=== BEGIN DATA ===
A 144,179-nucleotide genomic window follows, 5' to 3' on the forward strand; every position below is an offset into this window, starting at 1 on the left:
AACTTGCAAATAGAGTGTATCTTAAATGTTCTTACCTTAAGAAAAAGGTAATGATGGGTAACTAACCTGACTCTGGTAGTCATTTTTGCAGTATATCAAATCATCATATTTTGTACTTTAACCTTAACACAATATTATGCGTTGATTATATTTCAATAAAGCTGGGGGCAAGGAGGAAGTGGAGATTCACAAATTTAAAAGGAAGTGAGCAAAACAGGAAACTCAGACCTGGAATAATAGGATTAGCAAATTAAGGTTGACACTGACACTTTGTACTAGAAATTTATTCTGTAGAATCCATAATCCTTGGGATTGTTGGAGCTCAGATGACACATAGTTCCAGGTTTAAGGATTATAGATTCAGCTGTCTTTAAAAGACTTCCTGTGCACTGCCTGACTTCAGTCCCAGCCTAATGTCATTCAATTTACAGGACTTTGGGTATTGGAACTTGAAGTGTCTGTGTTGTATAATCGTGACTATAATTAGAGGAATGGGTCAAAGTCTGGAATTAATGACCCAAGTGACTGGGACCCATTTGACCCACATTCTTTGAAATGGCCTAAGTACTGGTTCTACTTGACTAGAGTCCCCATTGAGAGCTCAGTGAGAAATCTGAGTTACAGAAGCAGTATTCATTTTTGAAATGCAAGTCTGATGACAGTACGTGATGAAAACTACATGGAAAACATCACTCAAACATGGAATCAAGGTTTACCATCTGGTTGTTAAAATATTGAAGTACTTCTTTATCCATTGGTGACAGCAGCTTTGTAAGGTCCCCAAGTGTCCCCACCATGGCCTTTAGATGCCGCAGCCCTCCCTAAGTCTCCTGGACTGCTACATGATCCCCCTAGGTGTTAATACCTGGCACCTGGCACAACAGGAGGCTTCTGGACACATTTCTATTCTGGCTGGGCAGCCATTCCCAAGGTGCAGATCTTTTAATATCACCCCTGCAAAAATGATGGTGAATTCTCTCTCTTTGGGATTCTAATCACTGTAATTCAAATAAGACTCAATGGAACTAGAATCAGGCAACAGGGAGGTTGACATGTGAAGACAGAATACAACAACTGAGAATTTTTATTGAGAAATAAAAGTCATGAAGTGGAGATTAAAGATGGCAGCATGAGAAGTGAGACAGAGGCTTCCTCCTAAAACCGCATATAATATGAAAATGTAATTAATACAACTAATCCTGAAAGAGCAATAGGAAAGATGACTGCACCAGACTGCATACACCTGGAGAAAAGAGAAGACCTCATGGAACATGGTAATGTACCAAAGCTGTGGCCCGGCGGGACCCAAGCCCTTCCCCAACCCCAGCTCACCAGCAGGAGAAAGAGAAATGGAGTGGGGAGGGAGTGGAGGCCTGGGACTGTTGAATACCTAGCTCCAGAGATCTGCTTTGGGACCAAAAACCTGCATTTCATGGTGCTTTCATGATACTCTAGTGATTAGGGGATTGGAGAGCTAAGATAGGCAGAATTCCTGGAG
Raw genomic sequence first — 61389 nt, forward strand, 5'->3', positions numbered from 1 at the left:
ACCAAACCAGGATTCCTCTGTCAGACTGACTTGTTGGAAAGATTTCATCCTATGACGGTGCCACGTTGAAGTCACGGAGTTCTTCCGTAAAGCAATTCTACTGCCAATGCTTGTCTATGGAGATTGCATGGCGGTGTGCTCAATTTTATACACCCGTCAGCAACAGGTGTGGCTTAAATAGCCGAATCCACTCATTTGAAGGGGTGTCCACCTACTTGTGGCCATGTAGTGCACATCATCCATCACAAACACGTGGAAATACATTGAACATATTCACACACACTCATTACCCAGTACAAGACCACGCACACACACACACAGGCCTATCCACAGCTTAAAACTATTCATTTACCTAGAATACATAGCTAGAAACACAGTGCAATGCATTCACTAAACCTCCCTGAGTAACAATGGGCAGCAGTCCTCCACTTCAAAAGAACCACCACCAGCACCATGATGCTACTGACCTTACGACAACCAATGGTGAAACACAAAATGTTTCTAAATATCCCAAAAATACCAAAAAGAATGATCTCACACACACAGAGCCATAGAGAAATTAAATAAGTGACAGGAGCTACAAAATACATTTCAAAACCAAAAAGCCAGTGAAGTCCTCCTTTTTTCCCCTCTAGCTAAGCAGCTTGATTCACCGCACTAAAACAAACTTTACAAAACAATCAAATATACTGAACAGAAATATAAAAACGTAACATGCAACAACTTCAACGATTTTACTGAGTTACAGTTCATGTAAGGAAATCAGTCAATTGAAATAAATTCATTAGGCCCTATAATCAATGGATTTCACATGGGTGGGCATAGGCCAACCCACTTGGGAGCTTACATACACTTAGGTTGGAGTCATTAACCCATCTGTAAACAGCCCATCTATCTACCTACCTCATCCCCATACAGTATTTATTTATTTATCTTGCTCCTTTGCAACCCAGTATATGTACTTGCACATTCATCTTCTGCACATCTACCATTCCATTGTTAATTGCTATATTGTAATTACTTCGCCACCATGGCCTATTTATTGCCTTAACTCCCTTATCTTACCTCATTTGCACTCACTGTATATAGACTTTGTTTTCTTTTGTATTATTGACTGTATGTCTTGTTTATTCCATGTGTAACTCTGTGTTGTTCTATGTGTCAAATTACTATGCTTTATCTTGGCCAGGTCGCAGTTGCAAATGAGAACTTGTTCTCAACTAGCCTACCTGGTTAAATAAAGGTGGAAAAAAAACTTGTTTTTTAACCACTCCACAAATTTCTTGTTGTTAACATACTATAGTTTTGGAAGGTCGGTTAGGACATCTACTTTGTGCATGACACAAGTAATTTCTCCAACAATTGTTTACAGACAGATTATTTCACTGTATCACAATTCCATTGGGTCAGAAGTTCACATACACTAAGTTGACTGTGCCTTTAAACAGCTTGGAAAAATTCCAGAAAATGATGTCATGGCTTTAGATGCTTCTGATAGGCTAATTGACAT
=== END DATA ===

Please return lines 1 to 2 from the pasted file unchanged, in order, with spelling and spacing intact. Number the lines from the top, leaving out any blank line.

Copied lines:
A 144,179-nucleotide genomic window follows, 5' to 3' on the forward strand; every position below is an offset into this window, starting at 1 on the left:
AACTTGCAAATAGAGTGTATCTTAAATGTTCTTACCTTAAGAAAAAGGTAATGATGGGTAACTAACCTGACTCTGGTAGTCATTTTTGCAGTATATCAAATCATCATATTTTGTACTTTAACCTTAACACAATATTATGCGTTGATTATATTTCAATAAAGCTGGGGGCAAGGAGGAAGTGGAGATTCACAAATTTAAAAGGAAGTGAGCAAAACAGGAAACTCAGACCTGGAATAATAGGATTAGCAAATTAAGGTTGACACTGACACTTTGTACTAGAAATTTATTCTGTAGAATCCATAATCCTTGGGATTGTTGGAGCTCAGATGACACATAGTTCCAGGTTTAAGGATTATAGATTCAGCTGTCTTTAAAAGACTTCCTGTGCACTGCCTGACTTCAGTCCCAGCCTAATGTCATTCAATTTACAGGACTTTGGGTATTGGAACTTGAAGTGTCTGTGTTGTATAATCGTGACTATAATTAGAGGAATGGGTCAAAGTCTGGAATTAATGACCCAAGTGACTGGGACCCATTTGACCCACATTCTTTGAAATGGCCTAAGTACTGGTTCTACTTGACTAGAGTCCCCATTGAGAGCTCAGTGAGAAATCTGAGTTACAGAAGCAGTATTCATTTTTGAAATGCAAGTCTGATGACAGTACGTGATGAAAACTACATGGAAAACATCACTCAAACATGGAATCAAGGTTTACCATCTGGTTGTTAAAATATTGAAGTACTTCTTTATCCATTGGTGACAGCAGCTTTGTAAGGTCCCCAAGTGTCCCCACCATGGCCTTTAGATGCCGCAGCCCTCCCTAAGTCTCCTGGACTGCTACATGATCCCCCTAGGTGTTAATACCTGGCACCTGGCACAACAGGAGGCTTCTGGACACATTTCTATTCTGGCTGGGCAGCCATTCCCAAGGTGCAGATCTTTTAATATCACCCCTGCAAAAATGATGGTGAATTCTCTCTCTTTGGGATTCTAATCACTGTAATTCAAATAAGACTCAATGGAACTAGAATCAGGCAACAGGGAGGTTGACATGTGAAGACAGAATACAACAACTGAGAATTTTTATTGAGAAATAAAAGTCATGAAGTGGAGATTAAAGATGGCAGCATGAGAAGTGAGACAGAGGCTTCCTCCTAAAACCGCATATAATATGAAAATGTAATTAATACAACTAATCCTGAAAGAGCAATAGGAAAGATGACTGCACCAGACTGCATACACCTGGAGAAAAGAGAAGACCTCATGGAACATGGTAATGTACCAAAGCTGTGGCCCGGCGGGACCCAAGCCCTTCCCCAACCCCAGCTCACCAGCAGGAGAAAGAGAAATGGAGTGGGGAGGGAGTGGAGGCCTGGGACTGTTGAATACCTAGCTCCAGAGATCTGCTTTGGGACCAAAAACCTGCATTTCATGGTGCTTTCATGATACTCTAGTGATTAGGGGATTGGAGAGCTAAGATAGGCAGAATTCCTGGAG